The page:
Saturday, 26 November 2016

Liar, Liar, pants on fire

Do you remember the film Liar, Liar? It starred Jim Carrey as a man whose son's birthday wish was that his dad would stop lying.

It's an interesting concept isn't it lying? I mean we all do it. To other people ("no I didn't notice that the bin was full otherwise I would have emptied it!"), to ourselves ("I'm not drunk, I've barely had anything to drink"), to the stranger on the street ("no I'm sorry I don't have any change") In fact lying is a part of life.  When does a lie become more sinister though? When do we cross the line?

Recently I've been in receipt of a couple of lies, and to be clear I'm not talking about the regular student lies ("my alarm didn't go off", "TFL is a nightmare", "of course I've learnt my lines"), but much more considered lies.  Now as I wrote in an earlier blog I believe that the concept of truth is complicated. We can all have our own interpretation of an event. We can all believe that we're saying our truth - so then what constitutes a lie?

I think that a wilful misrepresentation of someone would constitute a lie. Blaming others for your own shortcomings; but then here's the rub - how do you defend yourself against a lie? It invariably comes down to your word against somebody else's? Who's to say which person is telling the truth? How do you protect your reputation without sounding pathetic?

When I first opened the college I got into lots of internet forum discussions about my plans for this new concept in drama training, and even though I was sure that I knew what I was talking about - I got randomly called a liar.  Just a few months ago, a similar thing happened, and it didn't matter how many facts I presented to substantiate my 'case' (in this instance I was saying how Drama UK would be folding any day, and I was attempting to reassure someone that I had never attempted to apply for membership. However this other person was adamant that I must have applied....not only that but also that I therefore must have taken an anti-Drama UK stance because we had been unsuccessful in our (non existent) application) the person that I was discussing it with was 100% sure that they were right??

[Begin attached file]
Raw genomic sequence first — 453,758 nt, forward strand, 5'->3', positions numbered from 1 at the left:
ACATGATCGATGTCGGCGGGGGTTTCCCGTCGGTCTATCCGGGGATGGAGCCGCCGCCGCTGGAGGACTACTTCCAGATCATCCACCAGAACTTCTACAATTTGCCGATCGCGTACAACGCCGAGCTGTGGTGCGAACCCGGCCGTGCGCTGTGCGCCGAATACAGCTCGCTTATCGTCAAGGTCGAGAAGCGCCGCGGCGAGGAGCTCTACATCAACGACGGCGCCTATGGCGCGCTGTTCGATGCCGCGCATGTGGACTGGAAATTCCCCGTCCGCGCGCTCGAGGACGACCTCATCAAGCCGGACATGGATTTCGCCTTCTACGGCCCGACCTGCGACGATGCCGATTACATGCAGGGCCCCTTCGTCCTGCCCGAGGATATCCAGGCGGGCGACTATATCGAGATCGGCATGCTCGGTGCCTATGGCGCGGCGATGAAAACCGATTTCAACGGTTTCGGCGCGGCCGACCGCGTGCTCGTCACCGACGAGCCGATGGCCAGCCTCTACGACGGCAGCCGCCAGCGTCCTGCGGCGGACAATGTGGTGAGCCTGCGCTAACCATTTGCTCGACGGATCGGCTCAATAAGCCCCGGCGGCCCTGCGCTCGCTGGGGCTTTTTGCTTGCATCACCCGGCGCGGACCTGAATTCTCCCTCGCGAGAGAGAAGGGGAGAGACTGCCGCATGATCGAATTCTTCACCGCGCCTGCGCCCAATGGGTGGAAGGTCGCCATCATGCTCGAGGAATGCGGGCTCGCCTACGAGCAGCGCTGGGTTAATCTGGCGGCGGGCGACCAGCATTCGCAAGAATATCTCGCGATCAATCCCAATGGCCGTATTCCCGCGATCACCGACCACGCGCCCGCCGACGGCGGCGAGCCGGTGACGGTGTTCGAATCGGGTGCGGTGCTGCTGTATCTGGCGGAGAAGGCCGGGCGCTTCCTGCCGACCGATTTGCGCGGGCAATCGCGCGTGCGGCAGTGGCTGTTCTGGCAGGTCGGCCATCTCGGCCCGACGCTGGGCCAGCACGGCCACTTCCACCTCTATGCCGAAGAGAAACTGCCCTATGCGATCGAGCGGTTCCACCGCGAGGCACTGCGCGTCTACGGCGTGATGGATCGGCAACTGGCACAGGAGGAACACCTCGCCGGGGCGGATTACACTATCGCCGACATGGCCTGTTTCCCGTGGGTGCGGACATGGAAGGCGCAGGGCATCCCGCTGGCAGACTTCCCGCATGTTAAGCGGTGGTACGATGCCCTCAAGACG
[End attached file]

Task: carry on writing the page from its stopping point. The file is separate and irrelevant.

We're currently in the middle of the mother of all 'he said, she said' lies at the moment with the ongoing saga of the IICSA. The infamous inquiry which was supposed to be the government finally truly investigating all the allegations of institutional child sex abuse in the UK. Well at this moment in time it's reading like a workshop for a new Ray Cooney farce. I mean they can't even find someone to chair the damn thing effectively. Evidence is being dismissed or in many cases lost, before things can be investigated. Then worse of all, slowly one by one, the support groups are leaving the inquiry - and they're leaving because they just know - that once again their word is not going to be heard. They are going to be called out as liars.

I've seen a National organisation be embroiled in a scandal, and I've seen how effectively they managed to sweep it under the carpet.  Accusations weren't even investigated. Evidence was lost.  The media wouldn't touch it, and injunctions were being issued left, right and centre. The establishment (whoever 'they' might be) looked after their own.  What they definitely didn't do, was to look after the interest of the 'child(ren)'.

This isn't lying though is it? This is denial? Or is it something much more sinister that's rippling under the fabric of our society? Is this a reality - but one that nobody wants to face?

What society needs is a big old BS detector.  Someone needs to go onto Dragon's Den with a contraption that's more compact than a regular metal detector, but is as accurate as one of the really expensive ones. The polygraph can be beaten (. . . I mean someone should really tell those people on the Jeremy Kyle show about some tricks/drugs that could help them to beat that little 'ole machine) - so a BS detector is the answer.

With that in mind, we could all stick with the rubbish everyday lies. The ones that we shouldn't say - but we do ("sorry I was late, the bus didn't turn up" aka "I just wanted to finish watching a really good programme" or "just checking that you got my email, it's just that my server's been playing up" aka "I emailed you days ago, why the hell aren't you answering me?"), but when it came to the important things like protecting a person's reputation . . . or the other side of that coin exposing the case of the paedophile rings that are being given a tacet permission to continue in our society. . . . the ability to truly trash a person's reputation. . . we simply turn on the BS detector, project the findings on a huge display, and all move on with our lives, with lessons learnt, and the appropriate punishment given.
Simples

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